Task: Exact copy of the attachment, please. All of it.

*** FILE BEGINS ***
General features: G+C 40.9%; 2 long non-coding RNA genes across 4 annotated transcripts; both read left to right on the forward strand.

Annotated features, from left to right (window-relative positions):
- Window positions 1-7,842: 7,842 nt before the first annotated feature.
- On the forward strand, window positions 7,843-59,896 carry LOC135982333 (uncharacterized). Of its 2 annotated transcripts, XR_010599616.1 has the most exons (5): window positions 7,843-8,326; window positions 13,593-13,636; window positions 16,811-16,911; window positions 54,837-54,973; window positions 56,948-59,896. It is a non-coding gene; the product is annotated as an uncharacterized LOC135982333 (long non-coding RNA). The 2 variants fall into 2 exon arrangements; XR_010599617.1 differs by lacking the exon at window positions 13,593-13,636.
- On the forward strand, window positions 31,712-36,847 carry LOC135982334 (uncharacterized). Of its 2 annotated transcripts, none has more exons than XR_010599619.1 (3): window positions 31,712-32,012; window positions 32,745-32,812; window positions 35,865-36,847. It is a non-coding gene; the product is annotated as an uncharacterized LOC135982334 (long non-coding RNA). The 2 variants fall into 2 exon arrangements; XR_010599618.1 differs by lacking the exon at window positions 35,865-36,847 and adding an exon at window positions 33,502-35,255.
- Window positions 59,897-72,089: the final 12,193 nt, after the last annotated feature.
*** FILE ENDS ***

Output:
General features: G+C 40.9%; 2 long non-coding RNA genes across 4 annotated transcripts; both read left to right on the forward strand.

Annotated features, from left to right (window-relative positions):
- Window positions 1-7,842: 7,842 nt before the first annotated feature.
- On the forward strand, window positions 7,843-59,896 carry LOC135982333 (uncharacterized). Of its 2 annotated transcripts, XR_010599616.1 has the most exons (5): window positions 7,843-8,326; window positions 13,593-13,636; window positions 16,811-16,911; window positions 54,837-54,973; window positions 56,948-59,896. It is a non-coding gene; the product is annotated as an uncharacterized LOC135982333 (long non-coding RNA). The 2 variants fall into 2 exon arrangements; XR_010599617.1 differs by lacking the exon at window positions 13,593-13,636.
- On the forward strand, window positions 31,712-36,847 carry LOC135982334 (uncharacterized). Of its 2 annotated transcripts, none has more exons than XR_010599619.1 (3): window positions 31,712-32,012; window positions 32,745-32,812; window positions 35,865-36,847. It is a non-coding gene; the product is annotated as an uncharacterized LOC135982334 (long non-coding RNA). The 2 variants fall into 2 exon arrangements; XR_010599618.1 differs by lacking the exon at window positions 35,865-36,847 and adding an exon at window positions 33,502-35,255.
- Window positions 59,897-72,089: the final 12,193 nt, after the last annotated feature.